The Chinese and Middle Eastern firms have been identified as “grabbing” large tracts of land in developing countries in the continent to grow cheap food for home populations while western funds are behind many of the biggest deals in the continent, according to Oakland institute, an advocacy research group. Both Vanderbilt and Harvard’s investment funds declined to comment after the Guardian sought its comments, except the Harvard saying it was not company policy “to discuss investments or investment strategy”.
The Oakland Director Anuradha Mittal told the Guardian that investors overstated the benefits of the deals for the communities involved. He said “companies have been able to create complex layers of companies and subsidiaries to avert the gaze of weak regulatory authorities. Analysis of the contracts reveal that many of the deals will provide few jobs and will force many thousands of people off the land”.
For example, inTanzaniathe memorandum of understanding between the local government and US-based farm development corporation AgriSol Energy, which is working with Iowa University, stipulated that the two main locations (Katumba and Mishamo) for their project are refugee settlements holding as many as 162,000 people that will have to be closed before the $700m project can start. The refugees are said to have been farming the land for over 40 years.
The report further noted that inEthiopiaa process of “villagisation” by the government was moving tens of thousands of people from traditional lands into new centres while big land deals are being struck with international companies.
The largest land deal in South Sudan, where as much as 9% of the land is said by Norwegian analysts to have been bought in the last few years, was negotiated between a Texas-based firm, Nile Trading and Development and a local co-operative run by absent chiefs, according to the study.
The 49-year lease of 400,000 hectares of central Equatoria for around $25,000 (£15,000) would allow the company to exploit all natural resources including oil and timber. The company apparently headed by former US Ambassador Howard Eugene Douglas said it would apply for UN-backed carbon credits that could provide it with millions of pounds a year in revenues.
In Mozambique, where up to 7m hectares of land is potentially available for investors, western hedge funds are said in the report to be working with South Africans businesses to buy vast tracts of forest and farmland for investors in Europe and the US. The contracts show the government will waive taxes for up to 25 years, but few jobs will be created.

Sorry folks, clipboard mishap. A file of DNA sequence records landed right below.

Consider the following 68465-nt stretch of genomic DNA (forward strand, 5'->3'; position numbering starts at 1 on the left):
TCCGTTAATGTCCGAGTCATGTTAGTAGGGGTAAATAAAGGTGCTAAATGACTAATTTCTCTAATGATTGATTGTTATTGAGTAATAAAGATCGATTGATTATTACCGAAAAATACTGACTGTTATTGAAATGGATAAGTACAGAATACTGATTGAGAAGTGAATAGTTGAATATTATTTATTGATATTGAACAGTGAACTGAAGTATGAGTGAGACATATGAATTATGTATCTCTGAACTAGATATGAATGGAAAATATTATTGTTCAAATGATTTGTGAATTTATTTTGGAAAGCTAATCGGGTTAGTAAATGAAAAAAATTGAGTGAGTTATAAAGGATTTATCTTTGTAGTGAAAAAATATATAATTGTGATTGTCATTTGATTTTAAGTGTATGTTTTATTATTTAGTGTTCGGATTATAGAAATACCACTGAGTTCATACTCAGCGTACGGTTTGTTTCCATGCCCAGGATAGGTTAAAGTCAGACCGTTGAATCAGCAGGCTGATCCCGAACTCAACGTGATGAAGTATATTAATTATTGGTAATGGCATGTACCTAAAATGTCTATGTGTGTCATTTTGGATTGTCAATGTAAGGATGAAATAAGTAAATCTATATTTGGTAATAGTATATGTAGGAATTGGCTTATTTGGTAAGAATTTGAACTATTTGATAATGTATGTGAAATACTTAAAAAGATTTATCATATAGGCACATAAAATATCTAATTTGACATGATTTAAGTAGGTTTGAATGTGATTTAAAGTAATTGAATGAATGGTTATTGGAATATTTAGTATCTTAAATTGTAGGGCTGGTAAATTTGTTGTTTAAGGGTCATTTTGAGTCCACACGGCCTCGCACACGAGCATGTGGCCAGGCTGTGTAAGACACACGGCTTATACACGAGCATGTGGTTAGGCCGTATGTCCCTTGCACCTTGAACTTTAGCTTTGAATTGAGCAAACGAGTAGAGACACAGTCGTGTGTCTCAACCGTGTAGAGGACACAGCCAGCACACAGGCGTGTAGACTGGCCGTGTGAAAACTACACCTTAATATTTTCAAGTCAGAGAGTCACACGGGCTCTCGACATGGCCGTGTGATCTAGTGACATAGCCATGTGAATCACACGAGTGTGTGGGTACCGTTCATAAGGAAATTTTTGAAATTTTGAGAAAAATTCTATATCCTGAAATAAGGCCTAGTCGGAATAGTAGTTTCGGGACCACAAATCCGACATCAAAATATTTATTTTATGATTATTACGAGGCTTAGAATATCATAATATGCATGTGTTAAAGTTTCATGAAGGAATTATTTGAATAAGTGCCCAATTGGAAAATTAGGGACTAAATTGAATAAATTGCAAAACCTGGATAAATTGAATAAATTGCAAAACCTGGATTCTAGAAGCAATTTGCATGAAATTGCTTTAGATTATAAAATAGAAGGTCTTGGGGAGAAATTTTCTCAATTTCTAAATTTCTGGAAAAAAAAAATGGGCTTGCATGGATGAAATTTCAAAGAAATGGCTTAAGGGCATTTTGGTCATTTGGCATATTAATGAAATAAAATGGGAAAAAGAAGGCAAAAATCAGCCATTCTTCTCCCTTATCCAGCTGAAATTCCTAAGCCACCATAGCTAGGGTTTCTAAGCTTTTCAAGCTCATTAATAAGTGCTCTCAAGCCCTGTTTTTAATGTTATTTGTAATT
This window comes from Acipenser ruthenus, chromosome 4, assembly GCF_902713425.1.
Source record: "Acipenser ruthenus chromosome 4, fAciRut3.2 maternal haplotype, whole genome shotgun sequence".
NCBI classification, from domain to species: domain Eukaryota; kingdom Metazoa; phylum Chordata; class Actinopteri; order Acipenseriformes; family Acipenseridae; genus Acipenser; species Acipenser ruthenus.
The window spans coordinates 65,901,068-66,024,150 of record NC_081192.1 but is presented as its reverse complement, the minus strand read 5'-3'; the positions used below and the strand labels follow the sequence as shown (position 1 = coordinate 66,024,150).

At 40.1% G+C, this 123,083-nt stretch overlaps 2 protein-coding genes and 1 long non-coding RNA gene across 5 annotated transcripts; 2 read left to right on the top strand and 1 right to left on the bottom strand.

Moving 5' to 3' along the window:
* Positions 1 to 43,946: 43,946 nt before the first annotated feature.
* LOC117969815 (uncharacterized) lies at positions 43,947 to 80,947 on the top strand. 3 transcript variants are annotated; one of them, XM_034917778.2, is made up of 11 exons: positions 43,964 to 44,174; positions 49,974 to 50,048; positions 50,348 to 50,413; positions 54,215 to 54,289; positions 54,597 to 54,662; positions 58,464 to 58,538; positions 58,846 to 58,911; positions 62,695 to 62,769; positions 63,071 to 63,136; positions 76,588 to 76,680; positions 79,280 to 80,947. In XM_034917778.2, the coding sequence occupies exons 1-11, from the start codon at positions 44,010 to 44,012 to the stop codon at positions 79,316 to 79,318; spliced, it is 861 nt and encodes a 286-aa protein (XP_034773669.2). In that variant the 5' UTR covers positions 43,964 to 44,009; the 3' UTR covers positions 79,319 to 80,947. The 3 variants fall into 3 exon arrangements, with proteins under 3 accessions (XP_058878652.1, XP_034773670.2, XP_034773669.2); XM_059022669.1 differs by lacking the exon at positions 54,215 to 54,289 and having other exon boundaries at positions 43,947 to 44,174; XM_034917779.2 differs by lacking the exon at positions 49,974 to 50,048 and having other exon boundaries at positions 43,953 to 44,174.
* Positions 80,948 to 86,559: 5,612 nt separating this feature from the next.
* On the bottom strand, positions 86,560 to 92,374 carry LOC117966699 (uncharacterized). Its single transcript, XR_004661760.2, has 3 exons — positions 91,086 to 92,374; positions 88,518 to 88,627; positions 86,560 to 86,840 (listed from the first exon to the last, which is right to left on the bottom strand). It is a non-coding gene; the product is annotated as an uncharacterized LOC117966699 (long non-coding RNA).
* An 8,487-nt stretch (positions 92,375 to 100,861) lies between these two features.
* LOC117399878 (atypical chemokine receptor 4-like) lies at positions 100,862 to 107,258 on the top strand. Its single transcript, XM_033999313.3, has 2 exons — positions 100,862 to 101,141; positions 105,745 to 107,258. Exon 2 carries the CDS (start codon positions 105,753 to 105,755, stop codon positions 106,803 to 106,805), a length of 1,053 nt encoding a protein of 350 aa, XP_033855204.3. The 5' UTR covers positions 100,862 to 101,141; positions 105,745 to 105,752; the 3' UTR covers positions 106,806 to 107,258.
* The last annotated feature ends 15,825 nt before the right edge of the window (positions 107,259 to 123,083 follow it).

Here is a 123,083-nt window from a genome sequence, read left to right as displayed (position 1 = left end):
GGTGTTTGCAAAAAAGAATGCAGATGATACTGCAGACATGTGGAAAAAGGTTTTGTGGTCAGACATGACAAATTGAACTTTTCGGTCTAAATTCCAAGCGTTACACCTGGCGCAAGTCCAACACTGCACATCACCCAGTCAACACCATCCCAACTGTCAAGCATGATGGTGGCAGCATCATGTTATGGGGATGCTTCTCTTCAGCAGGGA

Obang Metho of Solidarity Movement for New Ethiopia said: “no one should believe that these investors are there to feed starving Africans, create jobs or improve food security. He aid the “agreements – many of which could be in place for 99 years – do not mean progress for local people and will not lead to food in their stomachs. These deals lead only to dollars in the pockets of corrupt leaders and foreign investors”.
Mittal said the “scale of the land deals being struck is shocking”, that the “conversion of African small farms and forests into a natural-asset-based, high-return investment strategy can drive up food prices and increase the risks of climate change”.
The Guardian reported of a research by the World Bank and others which had found that nearly 60m hectares – an area the size ofFrance – was bought or leased by foreign companies inAfrica in the past three years. “Most of these deals are characterised by a lack of transparency, despite the profound implications posed by the consolidation of control over global food markets and agricultural resources by financial firms”.
So forClintonto accuse the Chinese the way she has is quite worrying considering what this report by the Oakland had found. Isn’t this hypocrisy at its worst?
Even Frederic Mousseau, a Policy director atOakland, mentioned cases of small villagers who were seen by “speculators” as “squatters especially when “taking over agricultural land who are “forcibly removed with no compensation”. He said this was “creating insecurity in the global food system that could be a much bigger threat to global security than terrorism”.
Mousseau said with more than one billion people around the world are living with hunger, the majority of the world’s poor depended on “small farms for their livelihoods, and speculators are taking these away while promising progress that never happens”.
Or I am just crazy to think thatClinton’s a hypocrite on what foreign investment is good for the African continent and from which country?
Well, I hope I am not…